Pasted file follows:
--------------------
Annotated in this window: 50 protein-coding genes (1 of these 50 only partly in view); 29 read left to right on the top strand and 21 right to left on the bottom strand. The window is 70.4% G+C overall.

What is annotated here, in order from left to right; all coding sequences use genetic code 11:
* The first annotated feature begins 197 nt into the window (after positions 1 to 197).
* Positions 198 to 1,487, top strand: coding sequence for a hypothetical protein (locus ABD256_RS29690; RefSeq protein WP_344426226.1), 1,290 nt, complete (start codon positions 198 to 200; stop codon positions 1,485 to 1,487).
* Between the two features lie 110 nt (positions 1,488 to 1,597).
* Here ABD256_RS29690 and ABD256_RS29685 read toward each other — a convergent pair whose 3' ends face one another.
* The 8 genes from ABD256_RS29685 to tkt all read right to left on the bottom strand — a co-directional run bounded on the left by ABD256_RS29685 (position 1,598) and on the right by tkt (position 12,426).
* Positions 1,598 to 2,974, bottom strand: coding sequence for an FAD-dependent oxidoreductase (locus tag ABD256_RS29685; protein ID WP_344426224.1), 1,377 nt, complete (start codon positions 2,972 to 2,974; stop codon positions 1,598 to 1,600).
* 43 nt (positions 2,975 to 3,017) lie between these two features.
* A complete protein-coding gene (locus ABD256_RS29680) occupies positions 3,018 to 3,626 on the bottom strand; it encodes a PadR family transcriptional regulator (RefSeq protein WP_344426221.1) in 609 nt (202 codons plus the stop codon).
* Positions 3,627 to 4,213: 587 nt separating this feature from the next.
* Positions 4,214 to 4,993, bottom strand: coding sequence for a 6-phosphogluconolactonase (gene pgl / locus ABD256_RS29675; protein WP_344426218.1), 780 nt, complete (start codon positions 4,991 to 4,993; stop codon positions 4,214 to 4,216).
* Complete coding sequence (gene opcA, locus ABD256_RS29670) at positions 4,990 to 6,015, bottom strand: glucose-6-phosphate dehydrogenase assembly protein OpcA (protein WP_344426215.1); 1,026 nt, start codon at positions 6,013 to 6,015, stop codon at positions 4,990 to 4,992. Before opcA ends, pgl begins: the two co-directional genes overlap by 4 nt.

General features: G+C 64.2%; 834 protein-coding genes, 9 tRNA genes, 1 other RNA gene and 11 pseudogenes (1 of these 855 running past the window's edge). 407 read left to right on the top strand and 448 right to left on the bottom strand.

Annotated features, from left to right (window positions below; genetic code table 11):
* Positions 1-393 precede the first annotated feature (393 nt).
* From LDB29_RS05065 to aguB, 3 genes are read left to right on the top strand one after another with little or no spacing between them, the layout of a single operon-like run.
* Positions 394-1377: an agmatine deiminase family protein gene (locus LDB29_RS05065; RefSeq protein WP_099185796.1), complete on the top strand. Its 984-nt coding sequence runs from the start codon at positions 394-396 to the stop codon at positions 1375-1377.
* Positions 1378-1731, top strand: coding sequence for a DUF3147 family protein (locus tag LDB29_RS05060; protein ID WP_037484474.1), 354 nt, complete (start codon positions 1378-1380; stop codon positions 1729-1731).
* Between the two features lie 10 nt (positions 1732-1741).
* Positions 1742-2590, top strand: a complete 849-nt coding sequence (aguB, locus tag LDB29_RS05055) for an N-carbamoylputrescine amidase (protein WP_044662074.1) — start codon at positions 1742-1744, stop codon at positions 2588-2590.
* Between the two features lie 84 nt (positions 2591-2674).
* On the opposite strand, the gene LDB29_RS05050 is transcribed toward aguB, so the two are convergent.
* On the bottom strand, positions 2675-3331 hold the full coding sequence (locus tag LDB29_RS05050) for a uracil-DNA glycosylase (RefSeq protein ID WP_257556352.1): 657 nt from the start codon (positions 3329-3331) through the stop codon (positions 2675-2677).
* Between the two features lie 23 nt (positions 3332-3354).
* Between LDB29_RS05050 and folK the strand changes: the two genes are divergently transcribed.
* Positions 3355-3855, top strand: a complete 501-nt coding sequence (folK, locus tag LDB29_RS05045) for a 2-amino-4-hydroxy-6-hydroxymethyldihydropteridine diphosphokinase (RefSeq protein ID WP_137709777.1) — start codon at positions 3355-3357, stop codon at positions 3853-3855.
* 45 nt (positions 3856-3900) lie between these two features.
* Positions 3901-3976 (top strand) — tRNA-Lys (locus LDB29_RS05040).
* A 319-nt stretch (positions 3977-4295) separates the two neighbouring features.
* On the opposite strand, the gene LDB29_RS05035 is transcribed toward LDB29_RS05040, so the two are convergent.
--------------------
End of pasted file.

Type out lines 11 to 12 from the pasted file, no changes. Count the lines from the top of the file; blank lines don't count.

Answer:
* Positions 3,627 to 4,213: 587 nt separating this feature from the next.
* Positions 4,214 to 4,993, bottom strand: coding sequence for a 6-phosphogluconolactonase (gene pgl / locus ABD256_RS29675; protein WP_344426218.1), 780 nt, complete (start codon positions 4,991 to 4,993; stop codon positions 4,214 to 4,216).